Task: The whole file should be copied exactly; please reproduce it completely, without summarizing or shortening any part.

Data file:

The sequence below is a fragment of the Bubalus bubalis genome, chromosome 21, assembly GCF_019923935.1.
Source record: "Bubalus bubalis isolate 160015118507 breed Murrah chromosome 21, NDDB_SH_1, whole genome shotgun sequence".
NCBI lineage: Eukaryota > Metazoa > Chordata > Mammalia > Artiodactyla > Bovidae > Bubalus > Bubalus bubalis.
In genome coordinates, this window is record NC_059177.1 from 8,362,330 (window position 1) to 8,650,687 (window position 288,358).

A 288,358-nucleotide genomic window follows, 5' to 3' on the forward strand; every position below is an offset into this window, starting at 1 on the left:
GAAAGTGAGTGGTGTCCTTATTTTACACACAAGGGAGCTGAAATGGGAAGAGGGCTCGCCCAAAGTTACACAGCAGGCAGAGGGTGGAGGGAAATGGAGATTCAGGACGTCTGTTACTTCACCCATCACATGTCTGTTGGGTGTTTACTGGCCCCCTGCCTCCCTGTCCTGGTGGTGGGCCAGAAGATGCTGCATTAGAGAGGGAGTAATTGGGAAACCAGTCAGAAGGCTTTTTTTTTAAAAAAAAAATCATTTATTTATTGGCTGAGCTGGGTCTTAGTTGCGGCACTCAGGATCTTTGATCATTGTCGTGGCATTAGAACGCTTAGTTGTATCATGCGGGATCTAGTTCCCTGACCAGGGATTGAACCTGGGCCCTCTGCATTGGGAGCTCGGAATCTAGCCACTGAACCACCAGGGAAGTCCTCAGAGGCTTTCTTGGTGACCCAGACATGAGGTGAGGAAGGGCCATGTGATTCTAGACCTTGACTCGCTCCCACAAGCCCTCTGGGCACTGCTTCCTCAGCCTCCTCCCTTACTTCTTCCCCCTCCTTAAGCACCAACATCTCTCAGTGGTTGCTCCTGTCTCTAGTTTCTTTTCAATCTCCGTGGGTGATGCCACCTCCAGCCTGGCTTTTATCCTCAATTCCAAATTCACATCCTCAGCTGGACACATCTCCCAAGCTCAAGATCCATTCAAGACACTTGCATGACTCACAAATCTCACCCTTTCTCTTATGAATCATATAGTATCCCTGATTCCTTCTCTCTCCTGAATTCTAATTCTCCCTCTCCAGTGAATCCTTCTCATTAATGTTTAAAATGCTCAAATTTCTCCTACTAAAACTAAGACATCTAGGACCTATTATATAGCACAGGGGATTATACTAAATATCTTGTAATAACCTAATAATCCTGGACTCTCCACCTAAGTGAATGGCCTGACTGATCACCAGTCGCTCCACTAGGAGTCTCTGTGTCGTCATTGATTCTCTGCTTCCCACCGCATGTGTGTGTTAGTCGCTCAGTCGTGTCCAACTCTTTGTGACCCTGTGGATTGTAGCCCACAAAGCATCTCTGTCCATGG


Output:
The sequence below is a fragment of the Bubalus bubalis genome, chromosome 21, assembly GCF_019923935.1.
Source record: "Bubalus bubalis isolate 160015118507 breed Murrah chromosome 21, NDDB_SH_1, whole genome shotgun sequence".
NCBI lineage: Eukaryota > Metazoa > Chordata > Mammalia > Artiodactyla > Bovidae > Bubalus > Bubalus bubalis.
In genome coordinates, this window is record NC_059177.1 from 8,362,330 (window position 1) to 8,650,687 (window position 288,358).

A 288,358-nucleotide genomic window follows, 5' to 3' on the forward strand; every position below is an offset into this window, starting at 1 on the left:
GAAAGTGAGTGGTGTCCTTATTTTACACACAAGGGAGCTGAAATGGGAAGAGGGCTCGCCCAAAGTTACACAGCAGGCAGAGGGTGGAGGGAAATGGAGATTCAGGACGTCTGTTACTTCACCCATCACATGTCTGTTGGGTGTTTACTGGCCCCCTGCCTCCCTGTCCTGGTGGTGGGCCAGAAGATGCTGCATTAGAGAGGGAGTAATTGGGAAACCAGTCAGAAGGCTTTTTTTTTAAAAAAAAAATCATTTATTTATTGGCTGAGCTGGGTCTTAGTTGCGGCACTCAGGATCTTTGATCATTGTCGTGGCATTAGAACGCTTAGTTGTATCATGCGGGATCTAGTTCCCTGACCAGGGATTGAACCTGGGCCCTCTGCATTGGGAGCTCGGAATCTAGCCACTGAACCACCAGGGAAGTCCTCAGAGGCTTTCTTGGTGACCCAGACATGAGGTGAGGAAGGGCCATGTGATTCTAGACCTTGACTCGCTCCCACAAGCCCTCTGGGCACTGCTTCCTCAGCCTCCTCCCTTACTTCTTCCCCCTCCTTAAGCACCAACATCTCTCAGTGGTTGCTCCTGTCTCTAGTTTCTTTTCAATCTCCGTGGGTGATGCCACCTCCAGCCTGGCTTTTATCCTCAATTCCAAATTCACATCCTCAGCTGGACACATCTCCCAAGCTCAAGATCCATTCAAGACACTTGCATGACTCACAAATCTCACCCTTTCTCTTATGAATCATATAGTATCCCTGATTCCTTCTCTCTCCTGAATTCTAATTCTCCCTCTCCAGTGAATCCTTCTCATTAATGTTTAAAATGCTCAAATTTCTCCTACTAAAACTAAGACATCTAGGACCTATTATATAGCACAGGGGATTATACTAAATATCTTGTAATAACCTAATAATCCTGGACTCTCCACCTAAGTGAATGGCCTGACTGATCACCAGTCGCTCCACTAGGAGTCTCTGTGTCGTCATTGATTCTCTGCTTCCCACCGCATGTGTGTGTTAGTCGCTCAGTCGTGTCCAACTCTTTGTGACCCTGTGGATTGTAGCCCACAAAGCATCTCTGTCCATGG